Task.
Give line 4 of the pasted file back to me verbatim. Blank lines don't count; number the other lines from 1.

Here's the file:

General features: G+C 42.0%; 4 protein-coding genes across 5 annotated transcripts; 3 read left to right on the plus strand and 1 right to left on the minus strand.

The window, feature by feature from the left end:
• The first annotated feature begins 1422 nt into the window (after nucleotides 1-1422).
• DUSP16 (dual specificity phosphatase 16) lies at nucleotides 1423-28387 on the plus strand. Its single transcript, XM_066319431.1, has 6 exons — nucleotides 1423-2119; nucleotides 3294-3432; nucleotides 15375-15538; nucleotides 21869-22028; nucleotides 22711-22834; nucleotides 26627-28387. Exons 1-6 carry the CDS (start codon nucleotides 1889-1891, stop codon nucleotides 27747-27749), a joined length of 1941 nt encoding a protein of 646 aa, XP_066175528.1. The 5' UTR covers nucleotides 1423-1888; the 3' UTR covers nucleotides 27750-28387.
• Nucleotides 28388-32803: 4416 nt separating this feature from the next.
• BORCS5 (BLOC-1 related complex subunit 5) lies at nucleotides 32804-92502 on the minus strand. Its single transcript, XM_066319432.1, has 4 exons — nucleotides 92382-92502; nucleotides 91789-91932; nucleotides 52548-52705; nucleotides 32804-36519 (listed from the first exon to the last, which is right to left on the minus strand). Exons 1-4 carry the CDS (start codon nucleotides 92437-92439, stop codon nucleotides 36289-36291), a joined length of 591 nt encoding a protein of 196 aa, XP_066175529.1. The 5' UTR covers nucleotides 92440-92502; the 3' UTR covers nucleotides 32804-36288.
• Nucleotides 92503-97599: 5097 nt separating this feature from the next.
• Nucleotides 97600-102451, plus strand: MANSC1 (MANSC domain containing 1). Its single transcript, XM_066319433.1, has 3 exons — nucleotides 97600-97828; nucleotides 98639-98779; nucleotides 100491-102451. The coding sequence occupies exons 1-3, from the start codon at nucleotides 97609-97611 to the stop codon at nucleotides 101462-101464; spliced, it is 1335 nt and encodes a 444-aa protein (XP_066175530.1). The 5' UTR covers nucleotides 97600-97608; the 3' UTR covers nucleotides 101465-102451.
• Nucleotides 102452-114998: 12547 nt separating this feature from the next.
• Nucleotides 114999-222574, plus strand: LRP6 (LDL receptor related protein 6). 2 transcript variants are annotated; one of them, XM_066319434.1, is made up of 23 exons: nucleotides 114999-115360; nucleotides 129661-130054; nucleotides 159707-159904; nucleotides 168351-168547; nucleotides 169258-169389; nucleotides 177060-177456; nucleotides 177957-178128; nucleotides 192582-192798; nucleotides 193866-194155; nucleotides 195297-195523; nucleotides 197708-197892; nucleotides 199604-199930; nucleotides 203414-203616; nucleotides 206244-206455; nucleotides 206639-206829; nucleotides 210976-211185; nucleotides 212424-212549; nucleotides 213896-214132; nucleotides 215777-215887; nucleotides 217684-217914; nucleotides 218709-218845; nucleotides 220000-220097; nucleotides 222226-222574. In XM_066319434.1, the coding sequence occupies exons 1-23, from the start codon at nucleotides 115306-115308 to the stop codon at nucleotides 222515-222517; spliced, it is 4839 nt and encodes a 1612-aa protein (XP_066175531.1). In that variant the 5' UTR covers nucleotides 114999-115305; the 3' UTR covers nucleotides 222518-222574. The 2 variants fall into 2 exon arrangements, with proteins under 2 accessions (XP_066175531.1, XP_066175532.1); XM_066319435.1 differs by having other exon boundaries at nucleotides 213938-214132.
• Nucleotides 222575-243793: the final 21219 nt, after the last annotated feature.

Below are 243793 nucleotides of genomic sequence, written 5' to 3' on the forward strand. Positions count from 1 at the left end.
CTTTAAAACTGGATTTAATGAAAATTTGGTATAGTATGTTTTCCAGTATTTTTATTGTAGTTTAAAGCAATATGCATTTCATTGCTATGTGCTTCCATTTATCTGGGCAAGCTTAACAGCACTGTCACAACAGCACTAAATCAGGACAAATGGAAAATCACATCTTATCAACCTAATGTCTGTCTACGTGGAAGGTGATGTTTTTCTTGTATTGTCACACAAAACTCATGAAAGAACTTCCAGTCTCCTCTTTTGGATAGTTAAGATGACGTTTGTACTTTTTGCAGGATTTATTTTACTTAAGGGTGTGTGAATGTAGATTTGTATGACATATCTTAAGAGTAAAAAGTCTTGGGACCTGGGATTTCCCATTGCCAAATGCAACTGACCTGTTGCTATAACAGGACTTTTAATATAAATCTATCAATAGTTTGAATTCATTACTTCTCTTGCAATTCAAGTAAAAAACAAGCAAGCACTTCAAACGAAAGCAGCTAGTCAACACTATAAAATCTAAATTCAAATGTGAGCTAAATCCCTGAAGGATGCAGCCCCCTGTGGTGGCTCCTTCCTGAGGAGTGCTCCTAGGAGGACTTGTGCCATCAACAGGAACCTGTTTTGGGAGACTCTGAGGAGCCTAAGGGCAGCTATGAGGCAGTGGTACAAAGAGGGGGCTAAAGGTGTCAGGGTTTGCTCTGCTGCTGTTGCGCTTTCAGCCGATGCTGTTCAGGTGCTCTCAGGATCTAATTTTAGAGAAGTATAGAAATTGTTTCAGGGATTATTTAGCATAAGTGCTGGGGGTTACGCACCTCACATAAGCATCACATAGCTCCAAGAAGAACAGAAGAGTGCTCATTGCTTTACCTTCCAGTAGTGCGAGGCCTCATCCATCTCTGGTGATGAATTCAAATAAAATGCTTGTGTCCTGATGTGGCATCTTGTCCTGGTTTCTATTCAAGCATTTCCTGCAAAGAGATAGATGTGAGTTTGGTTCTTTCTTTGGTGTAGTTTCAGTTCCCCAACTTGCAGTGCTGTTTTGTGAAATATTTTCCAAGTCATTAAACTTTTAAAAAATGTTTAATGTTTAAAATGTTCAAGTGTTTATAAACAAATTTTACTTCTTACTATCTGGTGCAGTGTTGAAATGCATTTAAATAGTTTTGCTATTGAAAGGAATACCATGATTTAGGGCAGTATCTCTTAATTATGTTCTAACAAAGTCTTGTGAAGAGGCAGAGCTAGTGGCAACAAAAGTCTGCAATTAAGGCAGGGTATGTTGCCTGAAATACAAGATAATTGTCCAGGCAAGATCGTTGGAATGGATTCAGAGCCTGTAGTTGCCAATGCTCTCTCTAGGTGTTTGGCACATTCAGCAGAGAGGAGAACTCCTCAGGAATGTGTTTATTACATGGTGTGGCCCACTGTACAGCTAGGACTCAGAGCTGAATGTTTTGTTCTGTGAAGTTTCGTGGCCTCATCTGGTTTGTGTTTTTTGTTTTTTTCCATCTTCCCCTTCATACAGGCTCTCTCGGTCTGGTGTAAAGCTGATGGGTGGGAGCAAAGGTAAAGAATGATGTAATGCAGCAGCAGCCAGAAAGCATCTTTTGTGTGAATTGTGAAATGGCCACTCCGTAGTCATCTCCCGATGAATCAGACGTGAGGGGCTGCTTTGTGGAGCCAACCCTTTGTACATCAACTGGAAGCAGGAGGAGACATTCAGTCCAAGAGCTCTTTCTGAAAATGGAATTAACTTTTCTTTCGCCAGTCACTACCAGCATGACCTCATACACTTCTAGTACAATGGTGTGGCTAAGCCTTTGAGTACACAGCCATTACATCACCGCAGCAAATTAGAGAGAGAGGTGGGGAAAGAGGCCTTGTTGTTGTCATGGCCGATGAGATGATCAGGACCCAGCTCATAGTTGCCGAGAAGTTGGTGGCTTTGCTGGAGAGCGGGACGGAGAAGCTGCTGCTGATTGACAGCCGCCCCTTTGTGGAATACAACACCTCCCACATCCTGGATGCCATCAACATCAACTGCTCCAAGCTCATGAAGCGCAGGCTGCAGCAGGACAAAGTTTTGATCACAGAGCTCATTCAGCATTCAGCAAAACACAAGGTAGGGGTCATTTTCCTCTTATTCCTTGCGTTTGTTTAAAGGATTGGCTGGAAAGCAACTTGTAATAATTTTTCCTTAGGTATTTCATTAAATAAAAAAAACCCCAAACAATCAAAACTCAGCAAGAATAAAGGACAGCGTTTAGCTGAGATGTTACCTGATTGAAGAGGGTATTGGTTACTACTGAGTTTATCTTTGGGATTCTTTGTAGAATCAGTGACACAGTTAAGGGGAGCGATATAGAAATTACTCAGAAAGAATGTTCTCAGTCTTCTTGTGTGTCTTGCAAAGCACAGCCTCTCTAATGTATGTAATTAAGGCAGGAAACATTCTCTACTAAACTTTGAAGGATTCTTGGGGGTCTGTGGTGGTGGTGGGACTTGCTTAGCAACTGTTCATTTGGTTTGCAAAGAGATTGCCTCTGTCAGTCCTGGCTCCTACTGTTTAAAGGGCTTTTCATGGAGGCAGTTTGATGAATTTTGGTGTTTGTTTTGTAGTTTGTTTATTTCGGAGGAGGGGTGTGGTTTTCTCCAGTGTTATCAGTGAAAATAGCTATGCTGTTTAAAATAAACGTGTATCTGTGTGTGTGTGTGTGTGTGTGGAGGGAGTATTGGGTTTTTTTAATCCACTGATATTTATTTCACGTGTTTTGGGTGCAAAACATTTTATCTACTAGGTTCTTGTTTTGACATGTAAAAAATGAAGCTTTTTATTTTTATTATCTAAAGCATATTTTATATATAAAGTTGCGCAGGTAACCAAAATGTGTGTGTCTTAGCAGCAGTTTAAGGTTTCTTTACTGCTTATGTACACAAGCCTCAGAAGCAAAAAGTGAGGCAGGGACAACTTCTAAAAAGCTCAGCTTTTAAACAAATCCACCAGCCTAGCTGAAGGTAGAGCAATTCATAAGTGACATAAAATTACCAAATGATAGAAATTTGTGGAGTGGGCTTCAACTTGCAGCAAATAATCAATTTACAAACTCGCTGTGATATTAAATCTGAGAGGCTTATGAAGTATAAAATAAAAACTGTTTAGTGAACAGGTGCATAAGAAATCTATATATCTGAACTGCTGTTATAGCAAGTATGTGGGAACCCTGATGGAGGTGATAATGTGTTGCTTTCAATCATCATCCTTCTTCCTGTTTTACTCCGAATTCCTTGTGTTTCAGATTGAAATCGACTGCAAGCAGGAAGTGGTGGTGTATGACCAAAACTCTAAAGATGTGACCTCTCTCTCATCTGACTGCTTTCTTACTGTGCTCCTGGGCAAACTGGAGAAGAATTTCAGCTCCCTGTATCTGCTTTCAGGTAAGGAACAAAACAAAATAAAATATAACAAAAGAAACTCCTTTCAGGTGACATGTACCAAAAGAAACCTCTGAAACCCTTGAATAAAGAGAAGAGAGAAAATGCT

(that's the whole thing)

• DUSP16 (dual specificity phosphatase 16) lies at nucleotides 1423-28387 on the plus strand. Its single transcript, XM_066319431.1, has 6 exons — nucleotides 1423-2119; nucleotides 3294-3432; nucleotides 15375-15538; nucleotides 21869-22028; nucleotides 22711-22834; nucleotides 26627-28387. Exons 1-6 carry the CDS (start codon nucleotides 1889-1891, stop codon nucleotides 27747-27749), a joined length of 1941 nt encoding a protein of 646 aa, XP_066175528.1. The 5' UTR covers nucleotides 1423-1888; the 3' UTR covers nucleotides 27750-28387.